Africa-focused oil company Lekoil on January 2 said it had secured $184 million (gross) of funding for the appraisal drilling and initial development program activities on the Ogo field, in the OPL 310 block, offshore Nigeria.
The loan, Lekoil said at the time, was to be provided by the Qatar Investment Authority, the sovereign wealth fund of the State of Qatar. However, come this week, it has come to light that the company has actually signed agreements with fraudsters acting as representatives of the Qatar Investment Authority.
As reported on Monday, Lekoil had suspended trading of its shares after the real QIA questioned the validity of the January 2 funding announcement.
On Monday evening, Lekoil issued a statement in which it explained how it was a victim of an elaborate scheme by entities who "have constructed a complex facade in order to masquerade as representatives of the QIA."
The oil company said that its due diligence on the parties involved in the deal had included, inter alia, meetings with individuals who, the company now understands falsely presented their credentials as QIA representatives and interaction with individuals purporting to be carrying out legal and technical due diligence on behalf of the QIA (again, falsely).
In addition, Lekoil said, at the behest of the company's Non-Executive Directors, a third party due diligence report, based predominately on open-source information, was commissioned by Lekoil on Seawave Invest Limited ("Seawave") in its capacity as introducer of the counterparties and lead adviser to the company in relation to the loan.
In addition to the work of its in-house specialists, Lekoil said it also sought advice in relation to the transaction from its retained UK legal counsel.
Lekoil paid $600.000 - No loan forthcoming
Lekoil said: "The Company will be contacting the relevant authorities across a number of jurisdictions without delay, with regard to what appears to be an attempt to defraud Lekoil, and would like to thank the QIA for drawing this matter to the Company's advisers' attention on 12 January 2020, who then immediately made contact with the QIA to establish the facts of the situation.
"As such, while Lekoil seeks to establish, alongside its legal counsel and Nominated Adviser, the full facts of this matter, the Facility Agreement can no longer be considered to be legally binding or enforceable and it should, therefore, be assumed that none of the funding, as set out in the announcement of 2 January 2020, will be forthcoming."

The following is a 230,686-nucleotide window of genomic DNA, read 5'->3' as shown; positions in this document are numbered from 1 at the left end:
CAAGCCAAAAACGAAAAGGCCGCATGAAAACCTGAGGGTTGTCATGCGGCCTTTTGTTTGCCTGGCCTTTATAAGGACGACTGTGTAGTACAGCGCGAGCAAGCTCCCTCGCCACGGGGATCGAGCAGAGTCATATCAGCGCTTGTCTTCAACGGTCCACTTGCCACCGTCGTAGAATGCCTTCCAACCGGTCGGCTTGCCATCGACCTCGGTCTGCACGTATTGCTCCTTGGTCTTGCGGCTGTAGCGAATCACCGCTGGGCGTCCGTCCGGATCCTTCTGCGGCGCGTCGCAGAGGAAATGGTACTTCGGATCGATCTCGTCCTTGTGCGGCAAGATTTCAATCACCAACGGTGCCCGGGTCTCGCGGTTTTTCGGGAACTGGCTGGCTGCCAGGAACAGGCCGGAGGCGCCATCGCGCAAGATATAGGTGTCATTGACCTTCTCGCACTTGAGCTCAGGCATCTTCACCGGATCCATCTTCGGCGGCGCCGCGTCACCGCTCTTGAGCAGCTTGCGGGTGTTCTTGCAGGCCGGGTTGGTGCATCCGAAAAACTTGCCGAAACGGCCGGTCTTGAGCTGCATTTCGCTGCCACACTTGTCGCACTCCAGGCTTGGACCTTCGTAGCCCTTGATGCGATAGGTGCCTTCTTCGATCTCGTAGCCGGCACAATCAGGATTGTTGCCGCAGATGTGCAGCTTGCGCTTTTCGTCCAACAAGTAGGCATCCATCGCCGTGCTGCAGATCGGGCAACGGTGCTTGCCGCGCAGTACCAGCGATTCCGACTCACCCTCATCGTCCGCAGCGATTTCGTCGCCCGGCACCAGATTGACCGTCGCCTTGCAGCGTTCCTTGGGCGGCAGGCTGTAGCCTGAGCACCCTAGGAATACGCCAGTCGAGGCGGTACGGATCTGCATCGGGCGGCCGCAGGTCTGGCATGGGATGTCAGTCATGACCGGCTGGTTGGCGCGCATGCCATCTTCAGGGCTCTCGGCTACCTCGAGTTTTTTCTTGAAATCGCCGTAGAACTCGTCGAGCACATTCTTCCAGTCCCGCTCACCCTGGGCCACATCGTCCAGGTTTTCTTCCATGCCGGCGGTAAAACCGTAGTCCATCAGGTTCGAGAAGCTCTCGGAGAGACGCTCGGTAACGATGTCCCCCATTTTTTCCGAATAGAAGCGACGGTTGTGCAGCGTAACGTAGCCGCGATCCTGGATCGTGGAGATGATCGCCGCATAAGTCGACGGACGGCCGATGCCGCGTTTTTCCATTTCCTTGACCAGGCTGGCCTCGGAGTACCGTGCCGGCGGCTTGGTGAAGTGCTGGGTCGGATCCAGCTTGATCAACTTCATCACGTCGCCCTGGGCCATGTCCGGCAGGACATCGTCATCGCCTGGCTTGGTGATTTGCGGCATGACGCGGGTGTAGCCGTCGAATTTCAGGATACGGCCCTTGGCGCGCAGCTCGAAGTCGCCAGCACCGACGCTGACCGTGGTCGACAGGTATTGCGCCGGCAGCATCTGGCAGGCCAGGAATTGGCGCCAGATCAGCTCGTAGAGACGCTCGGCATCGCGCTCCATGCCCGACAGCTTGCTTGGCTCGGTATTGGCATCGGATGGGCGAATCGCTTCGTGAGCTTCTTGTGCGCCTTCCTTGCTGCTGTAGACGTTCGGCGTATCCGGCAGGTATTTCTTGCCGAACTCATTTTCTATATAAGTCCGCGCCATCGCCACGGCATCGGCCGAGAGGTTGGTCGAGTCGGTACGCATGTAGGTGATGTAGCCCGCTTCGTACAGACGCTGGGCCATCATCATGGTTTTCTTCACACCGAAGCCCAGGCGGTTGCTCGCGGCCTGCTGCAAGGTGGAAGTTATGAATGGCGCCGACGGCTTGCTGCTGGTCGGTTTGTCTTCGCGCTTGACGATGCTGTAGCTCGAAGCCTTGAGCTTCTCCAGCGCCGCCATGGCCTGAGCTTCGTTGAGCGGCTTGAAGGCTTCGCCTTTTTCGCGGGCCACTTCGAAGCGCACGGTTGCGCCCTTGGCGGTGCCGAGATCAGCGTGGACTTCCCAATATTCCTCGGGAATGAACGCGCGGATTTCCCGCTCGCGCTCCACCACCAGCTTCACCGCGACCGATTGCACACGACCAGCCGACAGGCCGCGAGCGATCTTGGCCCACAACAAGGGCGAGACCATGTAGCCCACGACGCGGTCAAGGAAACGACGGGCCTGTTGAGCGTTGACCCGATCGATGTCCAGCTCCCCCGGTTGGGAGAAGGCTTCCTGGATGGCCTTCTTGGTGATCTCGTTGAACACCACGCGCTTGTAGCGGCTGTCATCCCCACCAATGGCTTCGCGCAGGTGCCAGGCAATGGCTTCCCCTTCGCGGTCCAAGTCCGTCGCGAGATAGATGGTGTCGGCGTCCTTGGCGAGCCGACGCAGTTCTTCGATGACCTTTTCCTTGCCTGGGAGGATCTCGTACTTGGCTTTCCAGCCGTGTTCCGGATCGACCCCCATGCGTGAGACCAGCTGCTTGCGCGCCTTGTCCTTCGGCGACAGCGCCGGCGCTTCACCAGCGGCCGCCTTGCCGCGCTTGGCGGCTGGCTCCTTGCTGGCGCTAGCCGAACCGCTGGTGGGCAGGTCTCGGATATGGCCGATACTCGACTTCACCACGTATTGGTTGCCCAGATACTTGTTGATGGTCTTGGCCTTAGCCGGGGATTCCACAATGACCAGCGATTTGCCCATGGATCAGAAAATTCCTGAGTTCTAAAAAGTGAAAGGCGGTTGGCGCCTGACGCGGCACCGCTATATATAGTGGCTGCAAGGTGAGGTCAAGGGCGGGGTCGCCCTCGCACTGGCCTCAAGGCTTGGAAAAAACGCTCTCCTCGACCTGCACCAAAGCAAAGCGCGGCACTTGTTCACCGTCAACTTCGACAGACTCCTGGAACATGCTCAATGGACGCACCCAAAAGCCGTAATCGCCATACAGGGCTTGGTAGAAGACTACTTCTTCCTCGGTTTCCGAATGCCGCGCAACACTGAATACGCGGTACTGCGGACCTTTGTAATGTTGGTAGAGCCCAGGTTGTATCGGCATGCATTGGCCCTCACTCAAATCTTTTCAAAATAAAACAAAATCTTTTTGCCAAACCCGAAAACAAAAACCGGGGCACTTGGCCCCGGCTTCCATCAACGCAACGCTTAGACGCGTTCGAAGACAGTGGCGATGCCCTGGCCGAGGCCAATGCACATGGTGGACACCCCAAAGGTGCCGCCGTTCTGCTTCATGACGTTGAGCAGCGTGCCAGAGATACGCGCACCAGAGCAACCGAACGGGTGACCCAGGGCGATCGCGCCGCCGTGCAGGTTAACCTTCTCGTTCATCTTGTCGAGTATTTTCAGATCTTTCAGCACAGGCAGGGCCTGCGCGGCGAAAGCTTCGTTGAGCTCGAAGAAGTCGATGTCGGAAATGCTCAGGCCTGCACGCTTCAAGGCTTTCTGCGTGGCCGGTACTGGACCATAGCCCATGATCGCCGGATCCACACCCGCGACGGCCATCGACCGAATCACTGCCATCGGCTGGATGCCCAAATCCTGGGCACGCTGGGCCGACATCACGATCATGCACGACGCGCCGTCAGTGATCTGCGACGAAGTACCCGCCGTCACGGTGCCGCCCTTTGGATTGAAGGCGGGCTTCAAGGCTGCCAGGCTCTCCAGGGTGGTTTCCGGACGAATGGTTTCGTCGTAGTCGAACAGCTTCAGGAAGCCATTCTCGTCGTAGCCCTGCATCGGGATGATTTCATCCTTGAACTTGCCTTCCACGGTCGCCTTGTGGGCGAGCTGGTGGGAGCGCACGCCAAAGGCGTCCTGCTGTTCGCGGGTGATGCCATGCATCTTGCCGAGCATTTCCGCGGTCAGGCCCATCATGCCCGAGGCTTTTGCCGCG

Lekoil also said it had paid $600,000 as initial arrangement fees to Seawave, and the company's associated legal fees, adding it did not pay any money to the fraudsters themselves.
"Any further fees due pursuant to the Transaction (which, for the avoidance of doubt, will not be paid) would only have been payable upon drawdown of funds. Whilst Lekoil will take all reasonable actions to recover the fees paid to Seawave, there can be no guarantee that such attempts will be successful," the company added.
Potential loss of license ownership ahead
As reported earlier, Lekoil was to use the funds for the upcoming drilling campaign in the OPL 310 license containing the Ogo oil discovery, offshore Nigeria. The company, together with operator Optimum, last week started a site survey operation ahead of the planned drilling.
After revealing the fraud scheme, Lekoil on Monday said that it would pay for the survey from a mixture of existing cash resources and income from operations at the Otakikpo field in Nigeria.
Despite the funding fraud, Lekoil said that the drilling of an appraisal well within OPL 310 is still expected to occur within the tenure of the license which expires on the 2 August 2022.
Lekoil also said that it would seek alternative funding for the future development of OPL 310 as a priority, including reactivating other existing funding discussions.
February deadline looms
Furthermore, Lekoil is required to pay Optimum Petroleum sunk costs and consent fees by February 2020 - a payment estimated at c. US$10 million, and it is required to show its ability by February 2020 to raise 42.86 percent of the drilling costs for one appraisal well, which is estimated to be c.US$28 million.
Failure to make this payment on time may result in Lekoil and Optimum jointly seeking, and agreeing on, a willing buyer to whom the transfer of Lekoil's 17.14% participating interest in OPL 310, as well as all the financial obligations related to OPL 310, can be made.
As at December 31, 2019, Lekoil said it had had cash at the bank of approximately US$2.7 million, which takes into account the US$600,000 already paid in relation to the false loan deal.
"No material further payments have been made in relation to the Transaction subsequent to that date, and the Company expects to receive the cash proceeds from an oil lifting which was expected to occur in December 2019 and has now been scheduled to be included as part of the liftings for January 2020, further bolstering its cash resources," Lekoil said.
Lekoil also reminded that it had entered into arrangements to compensate and further incentivize its CEO, Lekan Akinyanmi at the time of signing the fake loan deal.
"All such arrangements have been canceled with immediate effect and the company can confirm that no payments have been made to Mr. Akinyanmi or any other Lekoil employee, director or representative in relation to the transaction," Lekoil said.